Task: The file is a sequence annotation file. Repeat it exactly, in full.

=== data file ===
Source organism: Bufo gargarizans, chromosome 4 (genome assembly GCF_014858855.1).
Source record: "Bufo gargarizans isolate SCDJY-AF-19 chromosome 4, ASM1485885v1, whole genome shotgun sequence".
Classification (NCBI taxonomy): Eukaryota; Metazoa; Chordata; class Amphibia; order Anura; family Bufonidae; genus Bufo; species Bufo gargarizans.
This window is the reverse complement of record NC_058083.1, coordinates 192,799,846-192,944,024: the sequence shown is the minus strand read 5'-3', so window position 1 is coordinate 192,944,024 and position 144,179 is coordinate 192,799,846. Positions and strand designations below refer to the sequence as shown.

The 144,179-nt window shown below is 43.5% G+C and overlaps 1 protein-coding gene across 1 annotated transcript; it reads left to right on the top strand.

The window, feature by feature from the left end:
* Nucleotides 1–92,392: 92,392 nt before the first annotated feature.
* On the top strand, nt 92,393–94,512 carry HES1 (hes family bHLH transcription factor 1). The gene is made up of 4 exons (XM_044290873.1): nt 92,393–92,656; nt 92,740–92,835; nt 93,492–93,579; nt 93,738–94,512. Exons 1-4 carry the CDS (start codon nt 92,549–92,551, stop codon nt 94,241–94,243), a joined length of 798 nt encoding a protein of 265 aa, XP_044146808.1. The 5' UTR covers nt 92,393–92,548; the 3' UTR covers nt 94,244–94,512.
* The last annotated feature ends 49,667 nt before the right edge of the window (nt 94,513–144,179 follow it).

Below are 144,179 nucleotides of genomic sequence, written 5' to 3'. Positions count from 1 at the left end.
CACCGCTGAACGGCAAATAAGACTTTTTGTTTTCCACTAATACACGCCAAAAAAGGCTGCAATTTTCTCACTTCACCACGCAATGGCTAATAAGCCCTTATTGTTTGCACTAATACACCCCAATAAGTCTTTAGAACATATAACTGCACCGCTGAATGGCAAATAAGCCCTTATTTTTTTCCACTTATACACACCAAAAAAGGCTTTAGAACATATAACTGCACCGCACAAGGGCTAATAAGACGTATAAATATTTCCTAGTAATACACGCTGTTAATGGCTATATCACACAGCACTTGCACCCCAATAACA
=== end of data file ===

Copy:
Source organism: Bufo gargarizans, chromosome 4 (genome assembly GCF_014858855.1).
Source record: "Bufo gargarizans isolate SCDJY-AF-19 chromosome 4, ASM1485885v1, whole genome shotgun sequence".
Classification (NCBI taxonomy): Eukaryota; Metazoa; Chordata; class Amphibia; order Anura; family Bufonidae; genus Bufo; species Bufo gargarizans.
This window is the reverse complement of record NC_058083.1, coordinates 192,799,846-192,944,024: the sequence shown is the minus strand read 5'-3', so window position 1 is coordinate 192,944,024 and position 144,179 is coordinate 192,799,846. Positions and strand designations below refer to the sequence as shown.

The 144,179-nt window shown below is 43.5% G+C and overlaps 1 protein-coding gene across 1 annotated transcript; it reads left to right on the top strand.

The window, feature by feature from the left end:
* Nucleotides 1–92,392: 92,392 nt before the first annotated feature.
* On the top strand, nt 92,393–94,512 carry HES1 (hes family bHLH transcription factor 1). The gene is made up of 4 exons (XM_044290873.1): nt 92,393–92,656; nt 92,740–92,835; nt 93,492–93,579; nt 93,738–94,512. Exons 1-4 carry the CDS (start codon nt 92,549–92,551, stop codon nt 94,241–94,243), a joined length of 798 nt encoding a protein of 265 aa, XP_044146808.1. The 5' UTR covers nt 92,393–92,548; the 3' UTR covers nt 94,244–94,512.
* The last annotated feature ends 49,667 nt before the right edge of the window (nt 94,513–144,179 follow it).

Below are 144,179 nucleotides of genomic sequence, written 5' to 3'. Positions count from 1 at the left end.
CACCGCTGAACGGCAAATAAGACTTTTTGTTTTCCACTAATACACGCCAAAAAAGGCTGCAATTTTCTCACTTCACCACGCAATGGCTAATAAGCCCTTATTGTTTGCACTAATACACCCCAATAAGTCTTTAGAACATATAACTGCACCGCTGAATGGCAAATAAGCCCTTATTTTTTTCCACTTATACACACCAAAAAAGGCTTTAGAACATATAACTGCACCGCACAAGGGCTAATAAGACGTATAAATATTTCCTAGTAATACACGCTGTTAATGGCTATATCACACAGCACTTGCACCCCAATAACA